For a journalist-turned-teacher

And alcoholic boyfriend.

That may not be a story you’re familiar with

But trust me, it’s not one you need to know.”

 

Mason

The Old And The New

New Year’s resolutions, as we all know, are tough things for anyone to keep. Say you’ve opted to give up chocolate for a month – or alcohol, perhaps as part of Dry January. It might be that you sail through successfully without so much as a second thought, but for some people, mere hours will pass before that next morsel or drop touches their lips. When that happens, they’re straight back to square one, retreating sheepishly from their broken oaths with their tails between their legs. Whilst I can’t recall personally making any major resolutions in recent years, I would be very surprised if I haven’t been guilty of something like that at one time or another. With this in mind, I have decided that the two resolutions I have made for 2019 will stay between me, myself and I – and will not be widely revealed until further notice.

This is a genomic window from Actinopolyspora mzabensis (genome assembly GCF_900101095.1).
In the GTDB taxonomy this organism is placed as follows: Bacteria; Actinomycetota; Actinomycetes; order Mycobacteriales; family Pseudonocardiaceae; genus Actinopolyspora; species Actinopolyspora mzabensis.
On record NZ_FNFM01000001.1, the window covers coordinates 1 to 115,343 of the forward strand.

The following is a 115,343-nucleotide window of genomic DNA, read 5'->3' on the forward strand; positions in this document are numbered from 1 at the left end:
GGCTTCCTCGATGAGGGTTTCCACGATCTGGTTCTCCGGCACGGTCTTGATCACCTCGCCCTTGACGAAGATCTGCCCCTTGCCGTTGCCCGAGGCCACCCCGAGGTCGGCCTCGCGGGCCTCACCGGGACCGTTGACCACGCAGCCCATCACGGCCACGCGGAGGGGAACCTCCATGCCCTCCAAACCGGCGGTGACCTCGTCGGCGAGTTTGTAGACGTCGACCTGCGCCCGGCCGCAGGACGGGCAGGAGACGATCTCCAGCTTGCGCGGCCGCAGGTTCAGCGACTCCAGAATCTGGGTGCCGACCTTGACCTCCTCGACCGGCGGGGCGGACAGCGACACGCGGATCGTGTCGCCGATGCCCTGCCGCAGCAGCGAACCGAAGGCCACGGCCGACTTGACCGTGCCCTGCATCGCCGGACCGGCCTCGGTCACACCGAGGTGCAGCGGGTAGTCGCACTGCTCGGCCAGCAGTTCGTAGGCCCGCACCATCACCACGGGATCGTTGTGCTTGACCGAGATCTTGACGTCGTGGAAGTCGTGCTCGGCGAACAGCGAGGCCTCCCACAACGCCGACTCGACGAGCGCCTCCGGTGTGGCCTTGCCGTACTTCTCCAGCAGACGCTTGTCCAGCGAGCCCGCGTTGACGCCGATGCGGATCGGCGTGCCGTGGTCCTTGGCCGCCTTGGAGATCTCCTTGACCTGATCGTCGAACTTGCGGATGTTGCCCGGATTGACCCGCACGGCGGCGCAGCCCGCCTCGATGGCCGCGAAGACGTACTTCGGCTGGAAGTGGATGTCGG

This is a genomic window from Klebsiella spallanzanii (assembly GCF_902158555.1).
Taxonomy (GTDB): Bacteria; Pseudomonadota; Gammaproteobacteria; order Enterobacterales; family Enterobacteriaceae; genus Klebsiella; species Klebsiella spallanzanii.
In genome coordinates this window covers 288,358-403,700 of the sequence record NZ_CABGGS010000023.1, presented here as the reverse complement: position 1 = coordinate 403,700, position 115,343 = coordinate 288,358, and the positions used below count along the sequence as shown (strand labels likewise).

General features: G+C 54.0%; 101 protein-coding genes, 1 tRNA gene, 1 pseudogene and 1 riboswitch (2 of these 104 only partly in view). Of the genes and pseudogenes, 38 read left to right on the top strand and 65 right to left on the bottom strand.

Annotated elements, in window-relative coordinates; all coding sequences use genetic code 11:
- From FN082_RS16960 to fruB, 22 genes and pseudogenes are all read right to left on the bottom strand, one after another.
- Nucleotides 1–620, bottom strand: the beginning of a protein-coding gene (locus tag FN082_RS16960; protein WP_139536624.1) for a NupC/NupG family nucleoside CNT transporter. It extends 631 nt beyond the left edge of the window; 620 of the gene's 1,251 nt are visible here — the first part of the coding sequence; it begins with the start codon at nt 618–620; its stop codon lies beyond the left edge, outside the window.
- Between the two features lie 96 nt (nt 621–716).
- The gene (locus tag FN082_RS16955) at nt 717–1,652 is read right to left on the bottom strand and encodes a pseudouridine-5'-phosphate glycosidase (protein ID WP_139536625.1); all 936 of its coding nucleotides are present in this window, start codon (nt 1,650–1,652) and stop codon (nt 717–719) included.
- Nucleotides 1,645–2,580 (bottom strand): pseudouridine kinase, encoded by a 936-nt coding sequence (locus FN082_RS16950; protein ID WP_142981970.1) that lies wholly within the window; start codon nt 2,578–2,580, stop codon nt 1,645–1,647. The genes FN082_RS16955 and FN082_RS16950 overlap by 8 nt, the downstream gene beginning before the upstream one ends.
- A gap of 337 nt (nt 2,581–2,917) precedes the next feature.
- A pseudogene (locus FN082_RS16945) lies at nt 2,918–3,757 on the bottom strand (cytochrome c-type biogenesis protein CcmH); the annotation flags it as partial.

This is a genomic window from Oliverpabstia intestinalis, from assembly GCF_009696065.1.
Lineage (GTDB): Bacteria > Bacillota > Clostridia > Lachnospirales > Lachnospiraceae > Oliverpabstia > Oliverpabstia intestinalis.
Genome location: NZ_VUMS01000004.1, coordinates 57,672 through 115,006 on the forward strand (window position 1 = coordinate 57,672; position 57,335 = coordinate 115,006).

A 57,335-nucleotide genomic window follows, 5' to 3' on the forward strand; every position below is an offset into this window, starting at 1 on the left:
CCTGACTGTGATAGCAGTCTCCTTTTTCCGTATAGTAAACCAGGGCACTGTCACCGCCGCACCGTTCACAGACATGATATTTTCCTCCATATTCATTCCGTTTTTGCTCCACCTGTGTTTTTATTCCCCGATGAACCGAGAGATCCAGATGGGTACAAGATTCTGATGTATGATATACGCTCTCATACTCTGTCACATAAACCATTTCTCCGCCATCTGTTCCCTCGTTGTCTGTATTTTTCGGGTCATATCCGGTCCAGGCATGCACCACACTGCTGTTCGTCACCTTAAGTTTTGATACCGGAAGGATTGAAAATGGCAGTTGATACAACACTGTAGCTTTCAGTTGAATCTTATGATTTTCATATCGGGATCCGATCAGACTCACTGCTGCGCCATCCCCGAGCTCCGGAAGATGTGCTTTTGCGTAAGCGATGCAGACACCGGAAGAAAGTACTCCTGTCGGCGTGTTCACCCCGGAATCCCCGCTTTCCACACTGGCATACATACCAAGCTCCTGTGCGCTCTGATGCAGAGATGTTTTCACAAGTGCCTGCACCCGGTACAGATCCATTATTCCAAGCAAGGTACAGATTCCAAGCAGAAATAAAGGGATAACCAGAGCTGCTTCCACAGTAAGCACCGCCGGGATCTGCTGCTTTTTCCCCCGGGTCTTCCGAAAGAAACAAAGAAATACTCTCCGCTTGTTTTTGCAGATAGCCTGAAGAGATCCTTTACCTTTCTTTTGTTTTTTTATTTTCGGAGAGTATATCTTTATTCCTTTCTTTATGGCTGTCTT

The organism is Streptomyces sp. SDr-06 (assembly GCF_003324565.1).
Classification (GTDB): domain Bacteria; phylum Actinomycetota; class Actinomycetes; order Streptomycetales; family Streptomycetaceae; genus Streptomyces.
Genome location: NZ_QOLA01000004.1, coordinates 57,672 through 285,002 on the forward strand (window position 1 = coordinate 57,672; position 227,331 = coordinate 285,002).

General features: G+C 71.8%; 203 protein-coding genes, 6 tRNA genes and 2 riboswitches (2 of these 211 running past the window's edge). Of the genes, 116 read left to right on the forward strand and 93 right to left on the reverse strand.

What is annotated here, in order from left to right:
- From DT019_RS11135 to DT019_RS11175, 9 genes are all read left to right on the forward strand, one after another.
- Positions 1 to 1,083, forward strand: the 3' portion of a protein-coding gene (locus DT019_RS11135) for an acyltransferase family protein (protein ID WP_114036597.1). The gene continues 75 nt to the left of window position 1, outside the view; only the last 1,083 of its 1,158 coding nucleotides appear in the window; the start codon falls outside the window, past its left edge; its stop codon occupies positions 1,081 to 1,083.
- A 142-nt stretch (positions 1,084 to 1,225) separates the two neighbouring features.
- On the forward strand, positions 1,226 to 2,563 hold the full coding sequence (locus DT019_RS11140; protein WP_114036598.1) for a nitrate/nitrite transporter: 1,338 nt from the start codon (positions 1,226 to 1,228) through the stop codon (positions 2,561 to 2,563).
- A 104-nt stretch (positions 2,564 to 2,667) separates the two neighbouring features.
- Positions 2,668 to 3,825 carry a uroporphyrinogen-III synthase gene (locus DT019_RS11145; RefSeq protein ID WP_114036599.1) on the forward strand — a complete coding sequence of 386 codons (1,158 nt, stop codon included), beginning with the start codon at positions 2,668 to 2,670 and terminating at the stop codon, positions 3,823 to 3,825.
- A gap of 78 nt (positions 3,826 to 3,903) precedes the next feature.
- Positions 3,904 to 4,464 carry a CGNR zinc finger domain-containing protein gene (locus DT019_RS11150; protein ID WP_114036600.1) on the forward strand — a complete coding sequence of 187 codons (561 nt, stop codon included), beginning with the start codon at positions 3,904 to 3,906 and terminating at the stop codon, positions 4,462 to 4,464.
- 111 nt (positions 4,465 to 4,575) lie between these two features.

You might have guessed that this is simply because I will not have to face the embarrassment of breaking either resolution after having loudly announced it to everyone. If I pursue them, and they are resounding successes, I can tell you all about them with pride and no shame. If they don’t work out, I can tell you, but I won’t feel quite as much of a numpty if I do so without having made a fuss beforehand. That’s the strategy I’m going to follow – it is likely to provide me with some future blog material, if nothing else. It means that for now, I’m going to be cryptic. One of my resolutions will be a blast from the past that might be familiar to some of you, and the other is something new entirely – but both will be anonymous until I decide otherwise. Who knows? I might actually get around to doing something I’ve told you I’ll do!